India will launch six satellites from Singapore, including a dedicated 500kg earth observation spacecraft, in mid-December, a top space official said on Friday.
“The 500kg dedicated satellite (TeLOS-1) will be a commercial launch for Singapore Technologies Electronics Ltd while five other smaller satellites are from Singapore universities,” Indian space agency’s commercial arm Antrix Corporation Chairman and Managing Director V.S. Hegde told IANS in Bengaluru.
The polar satellite launch vehicle (PSLV), the most reliable workhorse and trusted rocket of the Indian Space Research and Organisation (Isro), will deploy the satellites into a near equatorial orbit, inclined 15 degrees lower to the south of equator.
“As Singapore has a cloudy weather most of the year, the observatory satellite will be put in a sun-synchronous polar orbit 550km above the earth so that it could transmit signals round-the-clock, cloud disturbances notwithstanding,” Hegde said on the margins of a defence and aerospace seminar.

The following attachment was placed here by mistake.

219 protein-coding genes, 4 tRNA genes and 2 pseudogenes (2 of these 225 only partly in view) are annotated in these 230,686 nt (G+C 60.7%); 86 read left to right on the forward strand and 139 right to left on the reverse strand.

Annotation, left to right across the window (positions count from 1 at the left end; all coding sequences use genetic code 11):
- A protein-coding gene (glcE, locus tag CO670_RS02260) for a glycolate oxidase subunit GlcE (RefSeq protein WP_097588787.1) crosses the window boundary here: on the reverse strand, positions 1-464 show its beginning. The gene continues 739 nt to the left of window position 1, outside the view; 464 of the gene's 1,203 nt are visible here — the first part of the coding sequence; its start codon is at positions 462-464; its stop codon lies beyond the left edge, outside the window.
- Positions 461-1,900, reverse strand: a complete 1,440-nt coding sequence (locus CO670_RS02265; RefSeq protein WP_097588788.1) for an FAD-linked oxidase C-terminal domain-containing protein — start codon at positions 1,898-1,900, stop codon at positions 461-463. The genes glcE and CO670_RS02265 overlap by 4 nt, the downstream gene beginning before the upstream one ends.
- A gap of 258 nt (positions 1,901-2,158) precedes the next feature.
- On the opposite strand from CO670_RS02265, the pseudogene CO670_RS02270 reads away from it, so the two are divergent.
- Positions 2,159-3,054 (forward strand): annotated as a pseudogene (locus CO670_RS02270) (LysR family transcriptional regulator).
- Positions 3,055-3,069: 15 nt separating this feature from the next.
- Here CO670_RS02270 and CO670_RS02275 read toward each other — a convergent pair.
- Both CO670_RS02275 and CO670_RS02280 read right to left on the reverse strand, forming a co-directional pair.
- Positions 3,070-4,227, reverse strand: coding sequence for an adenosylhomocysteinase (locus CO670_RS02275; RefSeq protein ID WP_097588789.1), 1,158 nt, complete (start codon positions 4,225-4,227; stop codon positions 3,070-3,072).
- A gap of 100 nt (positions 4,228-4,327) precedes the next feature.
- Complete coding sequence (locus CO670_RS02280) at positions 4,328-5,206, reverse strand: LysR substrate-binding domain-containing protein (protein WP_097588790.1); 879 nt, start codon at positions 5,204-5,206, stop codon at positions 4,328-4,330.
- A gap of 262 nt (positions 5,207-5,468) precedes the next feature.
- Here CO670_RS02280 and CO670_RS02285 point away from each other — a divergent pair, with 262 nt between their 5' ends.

According to the company subsidiary, (Satcom & Sensor Systems Pte Ltd), its first commercial satellite will carry an electro-optical camera capable of taking images at ground resolution of one metre.
“The observatory spacecraft will be used disaster and environment monitoring, maritime safety, urban planning and homeland security,” Hegde noted.
The remote sensing satellite’s positioning in the unique near equatorial orbit also allows its frequent revisits to areas of interest in equatorial regions at 96-minute intervals, delivering high data availability and responsiveness.
India will also launch another 900kg dedicated communication satellite (Aisat) for the German space agency (GLR) in 2016 from its spaceport at Sriharikota in Andhra Pradesh.
“Of the 23 satellites we have commercially contracted for launches in the earth’s lower orbit from nine developed and developing countries, 21 smaller, micro and nano type are from Algeria, Canada, Indonesia, Japan and the US for communication, remote sensing, observational activities,” Hegde added.
With demand for launching 1,500 satellites for various space and science applications from countries the world over, India is ramping up its capacity to launch as many of them, in view of its cost competitiveness and record expertise in sending them in lower orbits using PSLV over the decades.
Earlier, Hegde addressed a gathering of about 300 scientists, engineers, technologists and students of aeronautics at a seminar on “Developing and sustaining a vibrant R&D for aerospace and defence sector’, organised in memory of late former president A.P.J. Abdul Kalam in Bengaluru by the Society of Indian Aerospace Technologies and Industries.